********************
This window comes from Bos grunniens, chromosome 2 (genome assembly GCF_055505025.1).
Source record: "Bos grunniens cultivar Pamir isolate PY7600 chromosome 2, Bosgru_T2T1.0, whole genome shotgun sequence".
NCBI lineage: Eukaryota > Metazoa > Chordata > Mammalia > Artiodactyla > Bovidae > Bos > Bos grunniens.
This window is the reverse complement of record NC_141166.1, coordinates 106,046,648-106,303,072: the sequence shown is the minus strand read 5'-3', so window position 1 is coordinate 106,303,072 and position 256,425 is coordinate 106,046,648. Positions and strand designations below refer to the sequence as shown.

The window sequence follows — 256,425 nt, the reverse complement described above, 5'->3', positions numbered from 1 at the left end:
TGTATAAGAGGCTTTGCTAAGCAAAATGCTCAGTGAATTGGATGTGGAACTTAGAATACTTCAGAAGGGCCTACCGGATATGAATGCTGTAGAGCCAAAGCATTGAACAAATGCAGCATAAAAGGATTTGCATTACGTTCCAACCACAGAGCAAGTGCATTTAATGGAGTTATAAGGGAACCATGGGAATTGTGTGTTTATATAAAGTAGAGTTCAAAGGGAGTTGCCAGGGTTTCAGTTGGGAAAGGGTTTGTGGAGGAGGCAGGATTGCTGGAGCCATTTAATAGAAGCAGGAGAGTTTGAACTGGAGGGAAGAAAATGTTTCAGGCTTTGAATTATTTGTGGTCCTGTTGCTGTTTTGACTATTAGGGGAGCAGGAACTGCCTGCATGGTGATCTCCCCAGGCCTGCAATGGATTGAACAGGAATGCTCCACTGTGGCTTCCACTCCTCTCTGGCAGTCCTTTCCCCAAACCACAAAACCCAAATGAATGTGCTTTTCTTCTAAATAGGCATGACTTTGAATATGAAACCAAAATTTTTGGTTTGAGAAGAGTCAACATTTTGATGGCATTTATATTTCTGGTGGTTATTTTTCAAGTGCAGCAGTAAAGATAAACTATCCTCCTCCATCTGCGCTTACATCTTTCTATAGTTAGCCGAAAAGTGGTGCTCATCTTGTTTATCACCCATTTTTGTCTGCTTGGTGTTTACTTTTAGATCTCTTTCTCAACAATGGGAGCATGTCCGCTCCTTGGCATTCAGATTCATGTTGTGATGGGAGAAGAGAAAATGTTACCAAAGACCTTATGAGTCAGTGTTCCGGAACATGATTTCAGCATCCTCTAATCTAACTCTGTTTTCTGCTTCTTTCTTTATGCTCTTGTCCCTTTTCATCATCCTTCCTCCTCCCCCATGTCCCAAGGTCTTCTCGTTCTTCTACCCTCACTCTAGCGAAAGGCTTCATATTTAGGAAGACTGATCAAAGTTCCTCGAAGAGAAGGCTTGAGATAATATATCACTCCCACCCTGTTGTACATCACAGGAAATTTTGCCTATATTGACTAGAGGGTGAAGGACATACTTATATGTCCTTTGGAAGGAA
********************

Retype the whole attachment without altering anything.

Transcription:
This window comes from Bos grunniens, chromosome 2 (genome assembly GCF_055505025.1).
Source record: "Bos grunniens cultivar Pamir isolate PY7600 chromosome 2, Bosgru_T2T1.0, whole genome shotgun sequence".
NCBI lineage: Eukaryota > Metazoa > Chordata > Mammalia > Artiodactyla > Bovidae > Bos > Bos grunniens.
This window is the reverse complement of record NC_141166.1, coordinates 106,046,648-106,303,072: the sequence shown is the minus strand read 5'-3', so window position 1 is coordinate 106,303,072 and position 256,425 is coordinate 106,046,648. Positions and strand designations below refer to the sequence as shown.

The window sequence follows — 256,425 nt, the reverse complement described above, 5'->3', positions numbered from 1 at the left end:
TGTATAAGAGGCTTTGCTAAGCAAAATGCTCAGTGAATTGGATGTGGAACTTAGAATACTTCAGAAGGGCCTACCGGATATGAATGCTGTAGAGCCAAAGCATTGAACAAATGCAGCATAAAAGGATTTGCATTACGTTCCAACCACAGAGCAAGTGCATTTAATGGAGTTATAAGGGAACCATGGGAATTGTGTGTTTATATAAAGTAGAGTTCAAAGGGAGTTGCCAGGGTTTCAGTTGGGAAAGGGTTTGTGGAGGAGGCAGGATTGCTGGAGCCATTTAATAGAAGCAGGAGAGTTTGAACTGGAGGGAAGAAAATGTTTCAGGCTTTGAATTATTTGTGGTCCTGTTGCTGTTTTGACTATTAGGGGAGCAGGAACTGCCTGCATGGTGATCTCCCCAGGCCTGCAATGGATTGAACAGGAATGCTCCACTGTGGCTTCCACTCCTCTCTGGCAGTCCTTTCCCCAAACCACAAAACCCAAATGAATGTGCTTTTCTTCTAAATAGGCATGACTTTGAATATGAAACCAAAATTTTTGGTTTGAGAAGAGTCAACATTTTGATGGCATTTATATTTCTGGTGGTTATTTTTCAAGTGCAGCAGTAAAGATAAACTATCCTCCTCCATCTGCGCTTACATCTTTCTATAGTTAGCCGAAAAGTGGTGCTCATCTTGTTTATCACCCATTTTTGTCTGCTTGGTGTTTACTTTTAGATCTCTTTCTCAACAATGGGAGCATGTCCGCTCCTTGGCATTCAGATTCATGTTGTGATGGGAGAAGAGAAAATGTTACCAAAGACCTTATGAGTCAGTGTTCCGGAACATGATTTCAGCATCCTCTAATCTAACTCTGTTTTCTGCTTCTTTCTTTATGCTCTTGTCCCTTTTCATCATCCTTCCTCCTCCCCCATGTCCCAAGGTCTTCTCGTTCTTCTACCCTCACTCTAGCGAAAGGCTTCATATTTAGGAAGACTGATCAAAGTTCCTCGAAGAGAAGGCTTGAGATAATATATCACTCCCACCCTGTTGTACATCACAGGAAATTTTGCCTATATTGACTAGAGGGTGAAGGACATACTTATATGTCCTTTGGAAGGAA